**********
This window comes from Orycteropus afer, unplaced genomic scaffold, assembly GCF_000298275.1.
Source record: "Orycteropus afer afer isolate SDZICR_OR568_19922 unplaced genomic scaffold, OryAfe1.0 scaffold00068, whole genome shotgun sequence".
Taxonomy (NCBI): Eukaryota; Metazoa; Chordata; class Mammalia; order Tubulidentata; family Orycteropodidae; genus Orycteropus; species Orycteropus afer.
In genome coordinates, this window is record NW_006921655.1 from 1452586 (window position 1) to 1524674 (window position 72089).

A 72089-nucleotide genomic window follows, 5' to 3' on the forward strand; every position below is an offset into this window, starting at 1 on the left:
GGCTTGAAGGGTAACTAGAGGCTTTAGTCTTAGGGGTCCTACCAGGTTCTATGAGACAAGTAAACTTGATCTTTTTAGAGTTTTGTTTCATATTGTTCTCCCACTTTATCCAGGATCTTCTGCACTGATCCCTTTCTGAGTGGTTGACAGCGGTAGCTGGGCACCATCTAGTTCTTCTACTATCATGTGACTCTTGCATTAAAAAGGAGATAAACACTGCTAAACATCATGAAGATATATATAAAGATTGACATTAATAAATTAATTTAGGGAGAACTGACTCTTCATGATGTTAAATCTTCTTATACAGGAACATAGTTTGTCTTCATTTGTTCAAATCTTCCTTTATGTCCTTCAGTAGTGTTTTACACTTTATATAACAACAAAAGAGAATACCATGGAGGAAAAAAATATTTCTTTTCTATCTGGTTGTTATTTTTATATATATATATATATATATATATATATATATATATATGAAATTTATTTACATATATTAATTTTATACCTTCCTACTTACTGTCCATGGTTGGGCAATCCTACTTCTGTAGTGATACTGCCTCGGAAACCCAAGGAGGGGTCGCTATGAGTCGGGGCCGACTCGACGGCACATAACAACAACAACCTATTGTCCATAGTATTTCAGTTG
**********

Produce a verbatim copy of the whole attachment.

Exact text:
This window comes from Orycteropus afer, unplaced genomic scaffold, assembly GCF_000298275.1.
Source record: "Orycteropus afer afer isolate SDZICR_OR568_19922 unplaced genomic scaffold, OryAfe1.0 scaffold00068, whole genome shotgun sequence".
Taxonomy (NCBI): Eukaryota; Metazoa; Chordata; class Mammalia; order Tubulidentata; family Orycteropodidae; genus Orycteropus; species Orycteropus afer.
In genome coordinates, this window is record NW_006921655.1 from 1452586 (window position 1) to 1524674 (window position 72089).

A 72089-nucleotide genomic window follows, 5' to 3' on the forward strand; every position below is an offset into this window, starting at 1 on the left:
GGCTTGAAGGGTAACTAGAGGCTTTAGTCTTAGGGGTCCTACCAGGTTCTATGAGACAAGTAAACTTGATCTTTTTAGAGTTTTGTTTCATATTGTTCTCCCACTTTATCCAGGATCTTCTGCACTGATCCCTTTCTGAGTGGTTGACAGCGGTAGCTGGGCACCATCTAGTTCTTCTACTATCATGTGACTCTTGCATTAAAAAGGAGATAAACACTGCTAAACATCATGAAGATATATATAAAGATTGACATTAATAAATTAATTTAGGGAGAACTGACTCTTCATGATGTTAAATCTTCTTATACAGGAACATAGTTTGTCTTCATTTGTTCAAATCTTCCTTTATGTCCTTCAGTAGTGTTTTACACTTTATATAACAACAAAAGAGAATACCATGGAGGAAAAAAATATTTCTTTTCTATCTGGTTGTTATTTTTATATATATATATATATATATATATATATATATATATATGAAATTTATTTACATATATTAATTTTATACCTTCCTACTTACTGTCCATGGTTGGGCAATCCTACTTCTGTAGTGATACTGCCTCGGAAACCCAAGGAGGGGTCGCTATGAGTCGGGGCCGACTCGACGGCACATAACAACAACAACCTATTGTCCATAGTATTTCAGTTG